Not everybody agrees. Drantz questions the need for gender.

"We try to fit people into molds we are comfortable with," she said. "We want them to be in neatly labeled boxes. Why can't they be both? Who is to say that I can only be a woman?"

Some members of the intersex community echo Drantz's reasoning.

"Why can't I just be an intersex person and just take the hormone that is required to keep my body healthy?" Haligowski asked.

Haligowski has come to terms with his history and has picked a predominantly male gender identity. But he still acknowledges both his sides.

"My girlfriend calls me her 'wifband.' Some days I am such a husband and some days a wife," he said.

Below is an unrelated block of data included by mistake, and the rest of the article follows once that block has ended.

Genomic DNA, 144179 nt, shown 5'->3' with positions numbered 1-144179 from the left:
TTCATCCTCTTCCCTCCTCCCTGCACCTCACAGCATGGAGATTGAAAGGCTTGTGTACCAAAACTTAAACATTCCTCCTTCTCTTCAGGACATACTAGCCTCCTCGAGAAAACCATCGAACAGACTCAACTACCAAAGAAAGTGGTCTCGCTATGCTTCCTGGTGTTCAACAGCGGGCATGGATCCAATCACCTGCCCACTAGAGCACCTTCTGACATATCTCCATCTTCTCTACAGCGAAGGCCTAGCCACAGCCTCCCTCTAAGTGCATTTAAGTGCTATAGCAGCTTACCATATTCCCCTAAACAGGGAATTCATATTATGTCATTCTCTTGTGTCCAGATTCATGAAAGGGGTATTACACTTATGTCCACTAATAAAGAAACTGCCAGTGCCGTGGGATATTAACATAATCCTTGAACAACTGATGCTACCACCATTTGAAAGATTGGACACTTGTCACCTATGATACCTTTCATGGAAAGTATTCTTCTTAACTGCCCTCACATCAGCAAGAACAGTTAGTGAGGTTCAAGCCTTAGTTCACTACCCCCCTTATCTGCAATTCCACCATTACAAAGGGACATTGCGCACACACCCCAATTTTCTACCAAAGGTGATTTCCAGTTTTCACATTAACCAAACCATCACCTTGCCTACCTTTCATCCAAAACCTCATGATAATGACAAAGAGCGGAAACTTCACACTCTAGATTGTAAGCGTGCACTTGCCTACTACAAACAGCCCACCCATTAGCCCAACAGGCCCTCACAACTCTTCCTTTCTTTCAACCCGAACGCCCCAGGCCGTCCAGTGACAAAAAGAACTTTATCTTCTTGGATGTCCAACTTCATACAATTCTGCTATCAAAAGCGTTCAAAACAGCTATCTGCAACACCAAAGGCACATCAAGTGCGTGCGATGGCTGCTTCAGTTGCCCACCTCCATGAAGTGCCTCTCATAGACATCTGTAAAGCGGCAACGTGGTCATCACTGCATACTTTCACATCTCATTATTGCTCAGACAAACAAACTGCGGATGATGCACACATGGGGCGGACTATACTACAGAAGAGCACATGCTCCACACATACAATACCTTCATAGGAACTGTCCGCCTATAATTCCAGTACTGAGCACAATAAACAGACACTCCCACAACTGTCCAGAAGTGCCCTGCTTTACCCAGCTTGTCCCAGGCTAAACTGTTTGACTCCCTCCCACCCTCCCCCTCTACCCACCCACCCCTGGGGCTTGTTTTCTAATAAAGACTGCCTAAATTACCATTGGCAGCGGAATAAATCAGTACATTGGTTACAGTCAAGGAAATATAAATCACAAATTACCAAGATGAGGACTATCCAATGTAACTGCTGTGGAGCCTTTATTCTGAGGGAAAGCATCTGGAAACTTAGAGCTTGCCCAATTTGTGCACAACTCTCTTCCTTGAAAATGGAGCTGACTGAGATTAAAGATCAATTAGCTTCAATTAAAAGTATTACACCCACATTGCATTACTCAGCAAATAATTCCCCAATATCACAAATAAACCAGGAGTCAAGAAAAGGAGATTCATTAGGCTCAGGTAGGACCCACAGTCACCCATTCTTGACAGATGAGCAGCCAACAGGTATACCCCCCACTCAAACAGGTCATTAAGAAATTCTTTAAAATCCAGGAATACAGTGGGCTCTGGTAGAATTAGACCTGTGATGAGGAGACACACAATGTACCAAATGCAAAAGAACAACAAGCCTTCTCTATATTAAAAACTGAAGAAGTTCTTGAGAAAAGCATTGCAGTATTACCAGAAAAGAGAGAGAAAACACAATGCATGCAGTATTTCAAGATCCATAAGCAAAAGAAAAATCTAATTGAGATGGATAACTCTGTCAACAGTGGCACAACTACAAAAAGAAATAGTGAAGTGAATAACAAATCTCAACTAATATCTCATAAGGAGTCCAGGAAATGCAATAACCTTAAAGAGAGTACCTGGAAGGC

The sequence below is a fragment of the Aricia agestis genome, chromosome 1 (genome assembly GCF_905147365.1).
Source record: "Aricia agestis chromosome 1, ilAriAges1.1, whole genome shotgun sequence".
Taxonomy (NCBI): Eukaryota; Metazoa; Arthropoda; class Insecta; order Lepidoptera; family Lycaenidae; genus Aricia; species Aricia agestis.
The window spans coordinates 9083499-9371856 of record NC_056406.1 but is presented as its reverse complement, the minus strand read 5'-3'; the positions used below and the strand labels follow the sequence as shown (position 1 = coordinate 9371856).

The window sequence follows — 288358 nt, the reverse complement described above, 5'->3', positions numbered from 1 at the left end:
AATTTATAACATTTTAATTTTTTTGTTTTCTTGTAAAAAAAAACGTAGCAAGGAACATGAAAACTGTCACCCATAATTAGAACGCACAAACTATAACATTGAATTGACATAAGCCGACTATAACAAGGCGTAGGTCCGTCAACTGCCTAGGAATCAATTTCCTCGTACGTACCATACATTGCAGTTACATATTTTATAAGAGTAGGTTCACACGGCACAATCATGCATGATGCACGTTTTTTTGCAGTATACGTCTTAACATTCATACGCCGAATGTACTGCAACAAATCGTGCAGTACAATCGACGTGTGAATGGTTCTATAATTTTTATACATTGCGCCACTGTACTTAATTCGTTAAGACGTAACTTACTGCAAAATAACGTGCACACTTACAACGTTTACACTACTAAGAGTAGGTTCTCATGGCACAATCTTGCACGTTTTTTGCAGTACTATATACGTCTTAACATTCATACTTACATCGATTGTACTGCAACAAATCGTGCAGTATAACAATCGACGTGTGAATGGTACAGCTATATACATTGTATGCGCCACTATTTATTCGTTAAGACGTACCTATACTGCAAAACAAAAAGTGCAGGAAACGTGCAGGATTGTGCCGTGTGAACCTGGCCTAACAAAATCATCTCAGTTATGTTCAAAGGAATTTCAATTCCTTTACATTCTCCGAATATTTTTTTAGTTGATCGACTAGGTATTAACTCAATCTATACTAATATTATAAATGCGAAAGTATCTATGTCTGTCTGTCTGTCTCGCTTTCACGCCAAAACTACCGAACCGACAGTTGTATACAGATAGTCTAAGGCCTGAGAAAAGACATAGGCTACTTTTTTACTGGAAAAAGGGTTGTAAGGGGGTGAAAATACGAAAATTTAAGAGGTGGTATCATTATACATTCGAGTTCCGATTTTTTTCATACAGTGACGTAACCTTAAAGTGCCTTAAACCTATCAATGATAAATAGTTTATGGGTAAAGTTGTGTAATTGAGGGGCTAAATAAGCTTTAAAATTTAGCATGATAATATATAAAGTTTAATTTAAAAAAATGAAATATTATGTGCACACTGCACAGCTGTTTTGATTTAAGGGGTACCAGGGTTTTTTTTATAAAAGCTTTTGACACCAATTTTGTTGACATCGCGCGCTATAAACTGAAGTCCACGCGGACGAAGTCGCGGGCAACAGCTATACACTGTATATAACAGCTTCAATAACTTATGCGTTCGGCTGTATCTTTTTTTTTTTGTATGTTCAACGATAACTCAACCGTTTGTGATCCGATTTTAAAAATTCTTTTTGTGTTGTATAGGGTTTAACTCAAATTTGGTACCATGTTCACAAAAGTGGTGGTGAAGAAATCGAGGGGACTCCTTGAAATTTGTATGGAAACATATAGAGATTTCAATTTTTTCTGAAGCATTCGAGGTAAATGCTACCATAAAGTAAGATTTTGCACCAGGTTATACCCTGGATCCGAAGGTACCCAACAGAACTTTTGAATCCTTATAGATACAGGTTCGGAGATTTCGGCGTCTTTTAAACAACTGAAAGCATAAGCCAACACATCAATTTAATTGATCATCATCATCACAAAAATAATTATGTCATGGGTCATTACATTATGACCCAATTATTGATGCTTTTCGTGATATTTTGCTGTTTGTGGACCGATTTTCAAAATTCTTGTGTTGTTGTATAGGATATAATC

While people like McCorry and Haligowski picked one gender, some people like Mugsie Pike prefer a middle road.

Pike embraces both the male and female identities equally and prefers the pronoun 'they' over a he or she.

"Gender is not black or white. It should not be rigidly defined," they said. Pike, however, agrees that this may not be a concept that young children may understand. "A working gender identity is important for a child growing up. But there should be room for change."

Sandberg says that this decision to assign a baby's gender is based on a number of factors including results of clinical observation, medical diagnosis and, to some extent, parents' intuition.

"We make our best effort," Sandberg said. "But there is no guarantee that this assignment will hold through their lifespan."

"We certainly have gaps in what we know. We need to focus our efforts on improving this area of decision making," he added.

To tell or not to tell

Some intersex people are also forced to combat the secrecy and shame sometimes associated with the condition.